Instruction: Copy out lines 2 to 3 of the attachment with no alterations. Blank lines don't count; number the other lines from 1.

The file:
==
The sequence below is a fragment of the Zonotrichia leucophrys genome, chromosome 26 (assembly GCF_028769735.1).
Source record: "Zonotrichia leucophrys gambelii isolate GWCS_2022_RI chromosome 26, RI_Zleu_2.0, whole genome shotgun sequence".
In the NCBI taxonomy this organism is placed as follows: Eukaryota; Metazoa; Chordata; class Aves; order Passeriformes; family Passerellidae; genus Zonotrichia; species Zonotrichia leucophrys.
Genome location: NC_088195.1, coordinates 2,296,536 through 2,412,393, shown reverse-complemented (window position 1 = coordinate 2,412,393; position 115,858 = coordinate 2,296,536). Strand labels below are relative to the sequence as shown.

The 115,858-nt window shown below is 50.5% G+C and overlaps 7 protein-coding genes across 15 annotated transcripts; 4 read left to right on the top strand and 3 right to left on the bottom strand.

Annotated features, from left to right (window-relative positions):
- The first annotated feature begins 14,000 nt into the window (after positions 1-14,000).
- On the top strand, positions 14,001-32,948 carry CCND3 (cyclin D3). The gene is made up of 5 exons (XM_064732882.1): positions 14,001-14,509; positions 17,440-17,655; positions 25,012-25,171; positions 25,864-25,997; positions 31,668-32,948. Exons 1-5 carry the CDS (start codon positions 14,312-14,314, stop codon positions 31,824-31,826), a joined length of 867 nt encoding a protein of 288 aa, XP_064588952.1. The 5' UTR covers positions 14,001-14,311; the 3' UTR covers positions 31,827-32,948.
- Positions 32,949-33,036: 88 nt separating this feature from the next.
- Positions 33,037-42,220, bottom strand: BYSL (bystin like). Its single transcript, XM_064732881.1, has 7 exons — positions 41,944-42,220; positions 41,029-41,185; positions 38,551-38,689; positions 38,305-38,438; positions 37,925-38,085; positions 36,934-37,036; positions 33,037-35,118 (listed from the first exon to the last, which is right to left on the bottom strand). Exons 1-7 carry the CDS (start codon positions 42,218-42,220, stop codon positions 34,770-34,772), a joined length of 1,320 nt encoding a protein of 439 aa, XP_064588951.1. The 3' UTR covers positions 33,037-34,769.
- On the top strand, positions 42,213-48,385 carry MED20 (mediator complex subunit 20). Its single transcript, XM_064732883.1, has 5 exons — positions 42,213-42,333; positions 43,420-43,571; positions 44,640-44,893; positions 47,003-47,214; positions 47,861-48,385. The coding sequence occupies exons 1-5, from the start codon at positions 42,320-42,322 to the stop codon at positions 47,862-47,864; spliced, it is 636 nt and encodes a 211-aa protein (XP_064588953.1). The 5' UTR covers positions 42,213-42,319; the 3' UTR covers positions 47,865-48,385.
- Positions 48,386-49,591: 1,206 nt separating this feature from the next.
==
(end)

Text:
Source record: "Zonotrichia leucophrys gambelii isolate GWCS_2022_RI chromosome 26, RI_Zleu_2.0, whole genome shotgun sequence".
In the NCBI taxonomy this organism is placed as follows: Eukaryota; Metazoa; Chordata; class Aves; order Passeriformes; family Passerellidae; genus Zonotrichia; species Zonotrichia leucophrys.